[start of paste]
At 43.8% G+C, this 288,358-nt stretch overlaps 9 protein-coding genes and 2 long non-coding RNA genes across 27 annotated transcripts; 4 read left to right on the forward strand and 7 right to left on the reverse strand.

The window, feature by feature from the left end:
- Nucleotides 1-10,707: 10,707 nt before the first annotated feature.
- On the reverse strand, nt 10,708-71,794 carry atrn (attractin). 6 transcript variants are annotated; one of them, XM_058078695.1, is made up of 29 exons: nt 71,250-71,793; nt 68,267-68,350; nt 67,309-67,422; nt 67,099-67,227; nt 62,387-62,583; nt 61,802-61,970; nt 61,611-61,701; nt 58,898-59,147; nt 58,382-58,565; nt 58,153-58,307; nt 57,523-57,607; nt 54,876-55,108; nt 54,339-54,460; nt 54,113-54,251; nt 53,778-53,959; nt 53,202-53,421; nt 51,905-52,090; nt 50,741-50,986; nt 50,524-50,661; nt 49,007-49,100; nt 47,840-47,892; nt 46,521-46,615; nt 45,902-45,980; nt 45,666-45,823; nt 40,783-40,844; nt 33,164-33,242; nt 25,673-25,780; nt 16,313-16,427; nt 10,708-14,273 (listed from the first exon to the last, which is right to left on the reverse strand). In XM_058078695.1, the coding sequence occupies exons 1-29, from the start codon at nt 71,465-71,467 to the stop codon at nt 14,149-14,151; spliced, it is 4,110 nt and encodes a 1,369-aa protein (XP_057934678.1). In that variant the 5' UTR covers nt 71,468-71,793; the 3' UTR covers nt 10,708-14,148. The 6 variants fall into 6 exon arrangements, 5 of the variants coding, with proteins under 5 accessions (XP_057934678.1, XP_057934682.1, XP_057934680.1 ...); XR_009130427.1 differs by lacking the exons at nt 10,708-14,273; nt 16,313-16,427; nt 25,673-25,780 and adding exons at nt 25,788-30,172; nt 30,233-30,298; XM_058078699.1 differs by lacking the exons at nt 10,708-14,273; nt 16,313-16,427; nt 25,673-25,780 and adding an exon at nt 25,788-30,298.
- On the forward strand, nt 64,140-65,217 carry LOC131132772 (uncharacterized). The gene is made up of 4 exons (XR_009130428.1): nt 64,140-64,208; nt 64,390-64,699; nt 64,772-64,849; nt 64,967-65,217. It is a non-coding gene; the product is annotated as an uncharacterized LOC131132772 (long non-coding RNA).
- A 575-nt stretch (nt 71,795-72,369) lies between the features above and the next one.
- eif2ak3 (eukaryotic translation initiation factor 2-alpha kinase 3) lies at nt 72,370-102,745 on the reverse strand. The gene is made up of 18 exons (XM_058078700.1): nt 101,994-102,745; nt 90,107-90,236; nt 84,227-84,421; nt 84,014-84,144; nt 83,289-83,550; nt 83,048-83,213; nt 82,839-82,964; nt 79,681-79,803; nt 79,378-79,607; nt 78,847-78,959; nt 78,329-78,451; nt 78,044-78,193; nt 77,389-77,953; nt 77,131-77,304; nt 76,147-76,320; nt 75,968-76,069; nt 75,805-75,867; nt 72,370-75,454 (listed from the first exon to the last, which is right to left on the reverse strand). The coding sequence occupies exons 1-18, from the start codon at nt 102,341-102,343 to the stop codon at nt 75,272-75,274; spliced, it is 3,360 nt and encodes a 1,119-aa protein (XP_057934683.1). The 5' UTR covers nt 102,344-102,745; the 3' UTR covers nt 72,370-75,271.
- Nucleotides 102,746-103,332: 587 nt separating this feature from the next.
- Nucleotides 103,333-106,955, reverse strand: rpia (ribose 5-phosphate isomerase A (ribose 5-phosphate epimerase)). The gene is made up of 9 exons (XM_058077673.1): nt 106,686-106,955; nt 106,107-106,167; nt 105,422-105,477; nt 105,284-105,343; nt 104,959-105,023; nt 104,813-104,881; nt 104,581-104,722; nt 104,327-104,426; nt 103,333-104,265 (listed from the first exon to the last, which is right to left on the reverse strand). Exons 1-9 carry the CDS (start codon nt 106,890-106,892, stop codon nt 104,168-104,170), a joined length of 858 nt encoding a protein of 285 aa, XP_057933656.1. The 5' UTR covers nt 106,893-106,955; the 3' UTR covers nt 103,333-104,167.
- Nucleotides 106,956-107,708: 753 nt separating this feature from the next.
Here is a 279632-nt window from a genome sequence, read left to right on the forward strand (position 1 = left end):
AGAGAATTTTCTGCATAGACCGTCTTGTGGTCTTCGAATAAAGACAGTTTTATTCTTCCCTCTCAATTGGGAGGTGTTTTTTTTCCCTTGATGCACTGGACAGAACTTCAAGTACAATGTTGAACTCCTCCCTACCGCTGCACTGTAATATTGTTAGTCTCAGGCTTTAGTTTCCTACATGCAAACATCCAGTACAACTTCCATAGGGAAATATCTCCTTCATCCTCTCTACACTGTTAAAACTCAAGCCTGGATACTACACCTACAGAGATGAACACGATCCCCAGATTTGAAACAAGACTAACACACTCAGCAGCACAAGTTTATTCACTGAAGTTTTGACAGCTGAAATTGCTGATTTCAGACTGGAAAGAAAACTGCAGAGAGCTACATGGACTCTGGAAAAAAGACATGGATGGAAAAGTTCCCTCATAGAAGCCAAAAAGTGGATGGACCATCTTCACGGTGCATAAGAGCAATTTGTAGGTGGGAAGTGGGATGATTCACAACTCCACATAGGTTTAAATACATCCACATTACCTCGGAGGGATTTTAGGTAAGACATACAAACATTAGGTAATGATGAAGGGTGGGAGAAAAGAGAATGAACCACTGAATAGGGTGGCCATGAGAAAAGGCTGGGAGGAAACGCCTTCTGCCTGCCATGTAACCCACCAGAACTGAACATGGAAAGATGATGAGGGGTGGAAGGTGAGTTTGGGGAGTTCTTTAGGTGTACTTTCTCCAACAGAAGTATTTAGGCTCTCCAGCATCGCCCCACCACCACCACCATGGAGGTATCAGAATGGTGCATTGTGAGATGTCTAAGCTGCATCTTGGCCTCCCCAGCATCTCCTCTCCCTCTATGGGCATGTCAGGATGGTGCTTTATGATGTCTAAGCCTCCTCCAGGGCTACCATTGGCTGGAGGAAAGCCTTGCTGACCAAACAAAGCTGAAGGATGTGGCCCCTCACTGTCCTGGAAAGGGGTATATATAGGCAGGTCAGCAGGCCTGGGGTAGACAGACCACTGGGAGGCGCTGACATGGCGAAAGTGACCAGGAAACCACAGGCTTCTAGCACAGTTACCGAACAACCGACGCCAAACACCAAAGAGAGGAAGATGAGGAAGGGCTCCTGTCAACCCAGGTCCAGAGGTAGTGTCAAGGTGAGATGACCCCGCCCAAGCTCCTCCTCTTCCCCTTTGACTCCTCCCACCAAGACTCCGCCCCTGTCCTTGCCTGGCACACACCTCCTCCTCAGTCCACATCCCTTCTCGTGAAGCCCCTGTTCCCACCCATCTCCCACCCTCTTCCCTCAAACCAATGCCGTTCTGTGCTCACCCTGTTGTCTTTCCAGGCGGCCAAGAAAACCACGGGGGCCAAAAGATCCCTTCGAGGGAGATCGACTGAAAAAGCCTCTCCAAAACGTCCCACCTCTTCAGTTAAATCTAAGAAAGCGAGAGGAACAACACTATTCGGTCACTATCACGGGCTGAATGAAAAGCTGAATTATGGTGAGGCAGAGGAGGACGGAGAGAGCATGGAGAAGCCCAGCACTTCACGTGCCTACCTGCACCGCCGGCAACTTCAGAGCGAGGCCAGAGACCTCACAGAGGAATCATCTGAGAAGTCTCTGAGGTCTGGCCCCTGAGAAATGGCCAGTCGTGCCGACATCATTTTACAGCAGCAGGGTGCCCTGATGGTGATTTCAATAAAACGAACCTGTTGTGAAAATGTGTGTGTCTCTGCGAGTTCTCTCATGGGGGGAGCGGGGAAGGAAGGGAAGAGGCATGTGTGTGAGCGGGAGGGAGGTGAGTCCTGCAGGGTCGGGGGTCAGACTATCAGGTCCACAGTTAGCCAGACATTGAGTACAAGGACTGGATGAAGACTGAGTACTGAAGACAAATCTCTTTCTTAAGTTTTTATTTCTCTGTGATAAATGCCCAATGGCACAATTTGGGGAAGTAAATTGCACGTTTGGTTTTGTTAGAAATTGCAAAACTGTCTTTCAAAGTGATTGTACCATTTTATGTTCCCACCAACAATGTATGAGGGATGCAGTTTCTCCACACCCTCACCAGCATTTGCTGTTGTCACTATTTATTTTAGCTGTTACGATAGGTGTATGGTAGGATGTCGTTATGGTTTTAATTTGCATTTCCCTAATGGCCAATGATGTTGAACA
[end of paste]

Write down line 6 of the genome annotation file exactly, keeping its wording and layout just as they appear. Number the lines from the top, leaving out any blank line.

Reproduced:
- A 575-nt stretch (nt 71,795-72,369) lies between the features above and the next one.